P47 Margaret McGovern

Transforming How Children Get and Stay Well

Stony Brook Medicine Physician Researcher Named Knapp Chair in Pediatrics

Nationally renowned clinical geneticist and Stony Brook Children’s Hospital Physician-in-Chief Margaret McGovern, MD, PhD, has been named the inaugural Knapp Chair in Pediatrics at Stony Brook Children’s.

The Knapp Chair in Pediatrics was made possible through the generosity of the Knapp Swezey Foundation, the Island Outreach Foundation and the Gardener Foundation.

“The incredible philanthropy of the Knapp family has continued to promote an environment of excellence at Stony Brook,” said President Samuel L. Stanley Jr. “Their establishment of the Chair in Pediatrics will remain a lasting legacy that illustrates the deep commitment they have to the health and well-being of Long Island children and their families.”

A board-certified pediatrician and nationally renowned clinical geneticist, Dr. McGovern has a long-standing research interest in inborn errors of metabolism, rare and inherited disorders through which the body cannot properly turn food into energy. Dr. McGovern’s research is focused on Niemann-Pick disease (NPD) in particular, a progressive lysosomal storage disorder that children are born with and which gets worse the longer the child lives. Affecting every organ system within the body — lungs, heart, liver, spleen and more — the disease’s only available treatment is to manage patient symptoms and it consequently leads to early passing.

An international authority on the disorder, Dr. McGovern aims to test and develop safe and viable therapies for the disease. She’s evaluated patients from around the world and conducted clinical research to understand the spectrum of disease manifestations, the course of the disease and to evaluate possible therapies. She recently completed a Phase I clinical trial of enzyme replacement for Niemann Pick disease Type B.

Kenneth Kaushansky, MD, MACP, Senior Vice President of Health Sciences and Dean, School of Medicine, believes Dr. McGovern’s extensive management experience and her knowledge of best clinical practices in the academic environment have made her a superb leader for the Children’s Hospital. “Dr. McGovern’s continued leadership in this role is essential to our continued growth and success, and is certain to enhance the quality of our research, teaching and clinical care for generations to come.”

Ever since Stony Brook Children’s launched in 2010, Dr. McGovern has been key to its continued development and the expansion of its services in 30 specialties.

The Hospital is also the Regional Perinatal Center for the area and is home to the nation’s first Pediatric Multiple Sclerosis Center, Pediatric Hematology/Oncology Program, Pediatric Cardiology Program, Pediatric HIV and AIDS Center, Cystic Fibrosis Center and the Comprehensive Duchenne Muscular Dystrophy Center. Under Dr. McGovern’s tenure, the hospital has established the continuously recognized 24-hour pediatric emergency room and has expanded the neonatal intensive care unit.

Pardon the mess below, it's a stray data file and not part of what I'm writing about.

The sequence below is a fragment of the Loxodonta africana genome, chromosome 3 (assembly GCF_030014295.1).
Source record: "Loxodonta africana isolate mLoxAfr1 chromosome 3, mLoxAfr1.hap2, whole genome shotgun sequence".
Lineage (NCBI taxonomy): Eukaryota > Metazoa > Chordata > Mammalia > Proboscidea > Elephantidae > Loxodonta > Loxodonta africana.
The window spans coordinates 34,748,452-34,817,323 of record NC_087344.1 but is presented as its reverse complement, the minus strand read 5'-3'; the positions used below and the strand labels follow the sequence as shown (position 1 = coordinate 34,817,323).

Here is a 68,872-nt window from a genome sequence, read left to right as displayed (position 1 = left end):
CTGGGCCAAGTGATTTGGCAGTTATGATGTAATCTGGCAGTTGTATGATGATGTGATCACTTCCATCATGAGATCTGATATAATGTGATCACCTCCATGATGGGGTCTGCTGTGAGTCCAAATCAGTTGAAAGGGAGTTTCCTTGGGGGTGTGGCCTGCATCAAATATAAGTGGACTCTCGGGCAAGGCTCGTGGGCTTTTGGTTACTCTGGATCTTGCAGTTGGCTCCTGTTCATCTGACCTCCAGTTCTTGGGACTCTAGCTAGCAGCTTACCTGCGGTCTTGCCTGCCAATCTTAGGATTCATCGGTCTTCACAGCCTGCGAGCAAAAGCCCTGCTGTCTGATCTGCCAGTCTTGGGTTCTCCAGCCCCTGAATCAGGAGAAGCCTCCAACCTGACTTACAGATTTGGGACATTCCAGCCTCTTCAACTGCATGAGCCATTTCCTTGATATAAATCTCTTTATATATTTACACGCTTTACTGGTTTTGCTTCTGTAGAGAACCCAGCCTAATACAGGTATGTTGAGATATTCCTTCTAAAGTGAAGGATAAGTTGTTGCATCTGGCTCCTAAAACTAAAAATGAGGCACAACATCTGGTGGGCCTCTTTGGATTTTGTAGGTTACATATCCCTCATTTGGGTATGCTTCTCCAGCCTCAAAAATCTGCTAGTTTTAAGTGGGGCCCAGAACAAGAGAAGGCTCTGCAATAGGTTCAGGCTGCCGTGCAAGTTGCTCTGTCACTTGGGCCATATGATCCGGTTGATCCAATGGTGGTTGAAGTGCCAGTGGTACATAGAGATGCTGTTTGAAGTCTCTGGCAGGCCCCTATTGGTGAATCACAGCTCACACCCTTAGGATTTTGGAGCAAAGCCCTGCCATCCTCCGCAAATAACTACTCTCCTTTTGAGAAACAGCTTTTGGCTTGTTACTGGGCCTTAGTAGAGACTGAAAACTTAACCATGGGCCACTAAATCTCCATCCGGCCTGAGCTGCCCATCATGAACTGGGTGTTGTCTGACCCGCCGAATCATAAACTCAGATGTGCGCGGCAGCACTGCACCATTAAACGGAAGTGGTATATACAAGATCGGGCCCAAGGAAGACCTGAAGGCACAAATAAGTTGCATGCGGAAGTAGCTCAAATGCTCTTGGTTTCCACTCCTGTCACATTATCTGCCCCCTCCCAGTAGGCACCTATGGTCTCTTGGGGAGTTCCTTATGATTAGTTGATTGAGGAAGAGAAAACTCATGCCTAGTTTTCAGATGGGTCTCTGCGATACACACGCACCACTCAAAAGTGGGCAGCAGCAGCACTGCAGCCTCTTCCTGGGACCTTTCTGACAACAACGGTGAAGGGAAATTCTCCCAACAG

With its increasingly robust pediatric program and the construction of the new Children’s Hospital building, Dr. McGovern has been able to recruit additional pediatric specialists — bringing the total number to 180 — to care for Suffolk County’s 400,000 children.

Dr. McGovern is grateful to the Knapp Swezey family for helping Stony Brook Children’s compete effectively in the recruitment of pediatric researchers and clinical specialists. “To educate the next generation well, we need professors who are engaged in the research mission so they can pass on that passion for gaining new knowledge to trainees. I’m proud to continue to build on the research strengths of Stony Brook University to advance the opportunities available to trainees and to offer hope to patients and their families afflicted with disorders that currently don’t have any treatment or cure,” she said.

Endowed professorships and chairs are the hallmark of a great university. While they bring recognition to the chair holder, the department and University, they are also used to retain and attract the world’s leading professionals and researchers. It’s why one of the primary goals of Stony Brook University’s current $600 million Campaign for Stony Brook is to create a total of 100 endowed faculty positions by July 2018. Over the past six years, the number of endowed chairs and professorships at Stony Brook has increased more than seven-fold to the current total of 42 endowed chairs and professorships.

For more information about endowed faculty and gifts, visit stonybrook.edu/endowedfaculty.

Jordan Chapman